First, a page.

Joseph Konvicka, the Durham program coordinator for PWC, will be teaching the series. He has prior experience creating fermented food and beverages and hopes to share his enthusiasm and interest in fermentation with others through this series.
“It’s something that I think a lot of people are interested in learning about but don’t have a lot of hands-on experience," Konvicka said. "So, I figured ‘Hey, let’s teach them some cool classes.’”
The first class in the series, which is coming Saturday from 1 p.m. to 3 p.m., will specifically focus on the process of making kombucha, a drink that has seen a massive rise in popularity in recent years. The drink is available at most grocery stores, but PWC hopes to open people’s eyes to the possibilities of flavors available by making homemade kombucha.
"(Kombucha is) essentially slightly vinegary sweet tea,” Konvicka said. “There are a lot of flavors you can buy in the store, but once you make something yourself, you can really do whatever you want. So, your imagination is the limit.”
The second class in the series, taking place on March 2, will specialize in the creation of kimchi. Kimchi is a staple food in Korean culture, commonly containing cabbage and radishes that are fermented in a salty brine. Konvicka hopes to educate people on the creative ways to utilize fermentation to make something delicious.
“I would have these vegetables that I didn’t always know what to do with,” Konvicka said. “I started making kimchi in a traditional way, but then I would throw something else in there so I wouldn’t be leaving my vegetables to rot in my refrigerator. I would turn it into something tasty.”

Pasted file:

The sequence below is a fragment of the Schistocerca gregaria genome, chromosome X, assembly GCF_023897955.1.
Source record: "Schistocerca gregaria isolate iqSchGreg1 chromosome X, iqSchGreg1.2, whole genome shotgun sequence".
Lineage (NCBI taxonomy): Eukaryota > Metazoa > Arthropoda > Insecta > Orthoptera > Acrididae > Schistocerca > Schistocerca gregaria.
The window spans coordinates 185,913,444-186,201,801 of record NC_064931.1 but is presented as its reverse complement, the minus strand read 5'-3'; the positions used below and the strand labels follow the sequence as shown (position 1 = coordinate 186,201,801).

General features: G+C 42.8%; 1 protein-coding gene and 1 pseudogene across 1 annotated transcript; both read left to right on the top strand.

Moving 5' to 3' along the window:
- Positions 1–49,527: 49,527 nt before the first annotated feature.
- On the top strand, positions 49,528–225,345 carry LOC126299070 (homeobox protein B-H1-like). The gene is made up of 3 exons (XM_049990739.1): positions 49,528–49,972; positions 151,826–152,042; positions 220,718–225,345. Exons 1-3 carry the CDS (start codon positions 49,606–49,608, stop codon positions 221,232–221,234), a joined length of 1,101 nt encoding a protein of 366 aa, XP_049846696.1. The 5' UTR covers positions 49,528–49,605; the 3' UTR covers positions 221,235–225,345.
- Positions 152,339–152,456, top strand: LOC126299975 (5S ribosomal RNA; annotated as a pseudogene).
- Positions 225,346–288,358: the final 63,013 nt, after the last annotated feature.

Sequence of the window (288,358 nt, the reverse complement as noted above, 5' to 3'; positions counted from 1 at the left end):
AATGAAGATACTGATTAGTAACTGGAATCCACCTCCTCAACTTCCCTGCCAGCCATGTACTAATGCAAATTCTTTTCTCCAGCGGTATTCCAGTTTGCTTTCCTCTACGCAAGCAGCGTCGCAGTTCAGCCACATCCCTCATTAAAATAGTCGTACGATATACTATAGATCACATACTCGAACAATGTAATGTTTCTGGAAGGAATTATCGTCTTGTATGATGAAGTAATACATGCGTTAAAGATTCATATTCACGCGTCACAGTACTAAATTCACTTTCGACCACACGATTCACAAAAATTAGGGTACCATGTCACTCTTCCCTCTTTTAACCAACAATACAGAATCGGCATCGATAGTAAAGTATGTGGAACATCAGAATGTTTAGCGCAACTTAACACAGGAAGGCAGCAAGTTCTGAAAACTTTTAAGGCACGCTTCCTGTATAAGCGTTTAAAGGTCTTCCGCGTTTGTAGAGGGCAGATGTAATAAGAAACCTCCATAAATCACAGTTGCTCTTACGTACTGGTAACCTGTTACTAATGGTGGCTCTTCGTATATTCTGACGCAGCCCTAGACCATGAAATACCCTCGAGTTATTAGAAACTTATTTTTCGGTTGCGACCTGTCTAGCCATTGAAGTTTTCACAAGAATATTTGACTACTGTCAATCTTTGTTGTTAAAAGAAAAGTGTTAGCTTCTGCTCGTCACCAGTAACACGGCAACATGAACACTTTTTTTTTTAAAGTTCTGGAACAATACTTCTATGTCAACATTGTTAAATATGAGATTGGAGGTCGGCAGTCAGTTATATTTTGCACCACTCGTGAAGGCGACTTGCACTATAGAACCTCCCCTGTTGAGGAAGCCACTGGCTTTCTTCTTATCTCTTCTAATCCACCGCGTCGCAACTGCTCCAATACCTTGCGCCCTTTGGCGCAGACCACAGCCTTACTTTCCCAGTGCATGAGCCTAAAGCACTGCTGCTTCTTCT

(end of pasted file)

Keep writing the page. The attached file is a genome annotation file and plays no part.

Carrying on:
Maggie Chilton, another program coordinator for PWC, is attending the second event to learn more about kimchi, the health benefits and how to make it. She said the recent movement in food involving probiotics and fermentation interests her.
“Fermented food is something, as humans, we’ve been eating for a long time. It’s something I’d like to learn more about,” Chilton said. “I’m interested in how it can benefit our health and simply how to actually make it.”
PWC hopes people will find value in the series beyond simply having the knowledge to make fermented food and drinks.
“I find it to be therapeutic, just to work on something," Konvicka said. "Fermenting foods is a very hands-on activity. It’s something I really like to do. It keeps me occupied.”
Series hosted by PWC in the past have brought people together and created a community through shared interests and collaborative learning, Konvicka said.
“I’ve taught classes with this organization before, and what I really like about them is that you always meet someone new,” Konvicka said. “People enjoy learning and they enjoy camaraderie, and that’s what I hope to bring forth in these classes.”